Climate Change and Urban Waterways: Alterations in the Flow Regime Under Multiple Ensembles

Stormwater Conference

Adverse effects of urbanization on urban waterways have been established, however little is known about the anticipated impacts of climate change on hydrological flow regime and aquatic ecosystem. The present study focuses on the investigation of climate change impacts on the flow regime in the Lucas Creek catchment located in the Auckland region. Statistically and dynamically downscaled climatic variables from seven Global Climate Models (GCMs) are adopted under three Representative Concentration Pathway (RCP 2.6, RCP 4.5 and RCP 8.5) scenarios. Personal Computer Stormwater Management Model (PCSWMM) was calibrated and validated using the observed streamflow data. The performance of PCSWMM during calibration and validation was assessed using the Nash-Sutcliffe (NS) coefficient, the Root Mean Square Error (RMSE), and the coefficient of determination (R2). Additionally, low flow (Q90) and high flow (Q10) indices were compared during calibration and validation using Percentage BIAS (PBIAS) criteria to verify the trends in discharge simulations. The model showed a good match between the observed and the simulated data indicating a good calibration. Following this, the model was used to simulate flow time series under the climate change scenarios. Alterations in the flow regime were assessed through flow duration curves and indicators of hydrological alteration. The results show a significant rise in peak flow in the 2090s (2081-2100) in comparison to baseline (1985-2005) however, low flow mainly decreases under RCP 2.6. Monthly streamflow increases over the annual cycle, but minimal changes are observed in January, March and November. The extreme minimum conditions observe higher positive changes under RCP 2.6 and RCP 4.5 compared to RCP 8.5. Similarly, the magnitudes of maximum flow conditions have observed a diverse pattern. The base flow index has shown variations ranging from -18% to 18% for most of the GCMs. Annual extremes’ timings, duration of high pulses, rise rate and low pulse count observe a decreasing pattern. However, the duration of low pulses, fall rate, number of high pulse count and number of reversals follow a rising trend. The changes in the flow regime could have some advantages nevertheless, the aquatic ecosystem would observe severe adverse effects in the end.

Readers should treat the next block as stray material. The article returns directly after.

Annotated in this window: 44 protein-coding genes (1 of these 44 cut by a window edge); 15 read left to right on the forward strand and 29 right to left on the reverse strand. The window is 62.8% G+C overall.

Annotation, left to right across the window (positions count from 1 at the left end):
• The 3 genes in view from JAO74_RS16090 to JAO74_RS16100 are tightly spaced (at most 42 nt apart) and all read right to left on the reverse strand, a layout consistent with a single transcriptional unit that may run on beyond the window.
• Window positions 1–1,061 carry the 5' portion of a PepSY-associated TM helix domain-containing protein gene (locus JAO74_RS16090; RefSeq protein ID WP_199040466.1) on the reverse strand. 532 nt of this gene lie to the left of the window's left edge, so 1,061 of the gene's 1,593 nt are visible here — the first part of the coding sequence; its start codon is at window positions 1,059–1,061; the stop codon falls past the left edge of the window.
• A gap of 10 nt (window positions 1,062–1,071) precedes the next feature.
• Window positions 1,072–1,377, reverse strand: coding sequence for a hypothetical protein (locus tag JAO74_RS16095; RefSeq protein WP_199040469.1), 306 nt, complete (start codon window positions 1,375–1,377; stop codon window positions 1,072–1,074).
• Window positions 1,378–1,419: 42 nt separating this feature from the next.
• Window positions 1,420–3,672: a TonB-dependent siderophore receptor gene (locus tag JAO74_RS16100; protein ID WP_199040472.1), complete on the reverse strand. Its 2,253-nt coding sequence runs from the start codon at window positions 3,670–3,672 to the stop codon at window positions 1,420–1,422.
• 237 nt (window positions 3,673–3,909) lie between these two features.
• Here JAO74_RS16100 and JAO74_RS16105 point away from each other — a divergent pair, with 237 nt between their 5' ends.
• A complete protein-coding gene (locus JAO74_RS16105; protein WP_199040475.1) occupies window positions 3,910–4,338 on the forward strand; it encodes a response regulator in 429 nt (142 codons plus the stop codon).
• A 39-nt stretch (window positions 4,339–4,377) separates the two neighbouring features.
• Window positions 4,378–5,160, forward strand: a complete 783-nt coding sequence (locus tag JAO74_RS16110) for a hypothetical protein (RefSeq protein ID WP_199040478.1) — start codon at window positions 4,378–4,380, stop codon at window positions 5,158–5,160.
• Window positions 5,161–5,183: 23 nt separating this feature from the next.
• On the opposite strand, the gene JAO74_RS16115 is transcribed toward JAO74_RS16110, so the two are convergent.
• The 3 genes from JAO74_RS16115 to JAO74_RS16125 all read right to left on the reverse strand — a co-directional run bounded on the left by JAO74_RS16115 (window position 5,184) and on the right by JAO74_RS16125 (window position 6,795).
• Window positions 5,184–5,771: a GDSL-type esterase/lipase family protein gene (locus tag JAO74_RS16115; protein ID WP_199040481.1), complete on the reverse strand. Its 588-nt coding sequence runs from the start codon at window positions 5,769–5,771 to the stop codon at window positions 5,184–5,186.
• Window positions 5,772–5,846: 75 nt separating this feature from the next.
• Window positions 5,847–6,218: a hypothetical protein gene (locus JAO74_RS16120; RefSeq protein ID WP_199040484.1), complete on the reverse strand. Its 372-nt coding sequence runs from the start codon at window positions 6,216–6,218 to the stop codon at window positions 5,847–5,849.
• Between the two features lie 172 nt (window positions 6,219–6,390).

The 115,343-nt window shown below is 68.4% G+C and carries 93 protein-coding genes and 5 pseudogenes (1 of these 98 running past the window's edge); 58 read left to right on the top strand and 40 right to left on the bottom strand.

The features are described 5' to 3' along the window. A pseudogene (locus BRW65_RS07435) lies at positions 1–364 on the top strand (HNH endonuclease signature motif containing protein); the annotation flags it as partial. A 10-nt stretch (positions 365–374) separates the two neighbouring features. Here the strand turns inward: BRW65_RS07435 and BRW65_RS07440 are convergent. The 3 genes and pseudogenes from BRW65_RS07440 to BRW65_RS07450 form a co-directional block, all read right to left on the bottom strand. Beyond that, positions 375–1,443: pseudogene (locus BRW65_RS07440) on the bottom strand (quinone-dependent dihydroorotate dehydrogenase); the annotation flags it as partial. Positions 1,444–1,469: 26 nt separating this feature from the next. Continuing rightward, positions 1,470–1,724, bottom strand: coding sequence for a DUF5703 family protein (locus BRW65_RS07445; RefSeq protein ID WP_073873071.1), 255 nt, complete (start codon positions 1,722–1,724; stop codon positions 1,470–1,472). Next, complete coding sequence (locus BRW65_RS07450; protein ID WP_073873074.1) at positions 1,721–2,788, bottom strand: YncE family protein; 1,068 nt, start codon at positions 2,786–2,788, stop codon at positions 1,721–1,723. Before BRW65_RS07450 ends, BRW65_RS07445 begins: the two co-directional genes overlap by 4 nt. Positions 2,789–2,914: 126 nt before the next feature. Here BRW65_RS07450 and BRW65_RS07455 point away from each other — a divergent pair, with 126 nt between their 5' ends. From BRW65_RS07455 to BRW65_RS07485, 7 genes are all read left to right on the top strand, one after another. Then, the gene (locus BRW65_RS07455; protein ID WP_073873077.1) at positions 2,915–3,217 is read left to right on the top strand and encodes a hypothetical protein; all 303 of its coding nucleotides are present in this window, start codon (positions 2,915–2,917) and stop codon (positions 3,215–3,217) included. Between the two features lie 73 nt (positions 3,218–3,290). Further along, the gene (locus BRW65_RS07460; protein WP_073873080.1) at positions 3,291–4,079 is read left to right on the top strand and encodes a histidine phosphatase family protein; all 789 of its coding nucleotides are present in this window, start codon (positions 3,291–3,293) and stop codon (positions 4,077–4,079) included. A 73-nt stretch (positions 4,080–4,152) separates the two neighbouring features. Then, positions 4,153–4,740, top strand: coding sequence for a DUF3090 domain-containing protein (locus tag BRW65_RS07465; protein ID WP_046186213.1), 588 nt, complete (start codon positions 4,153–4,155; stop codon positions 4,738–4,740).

1 MB
19 Jul 2019


6 MB
19 Jul 2019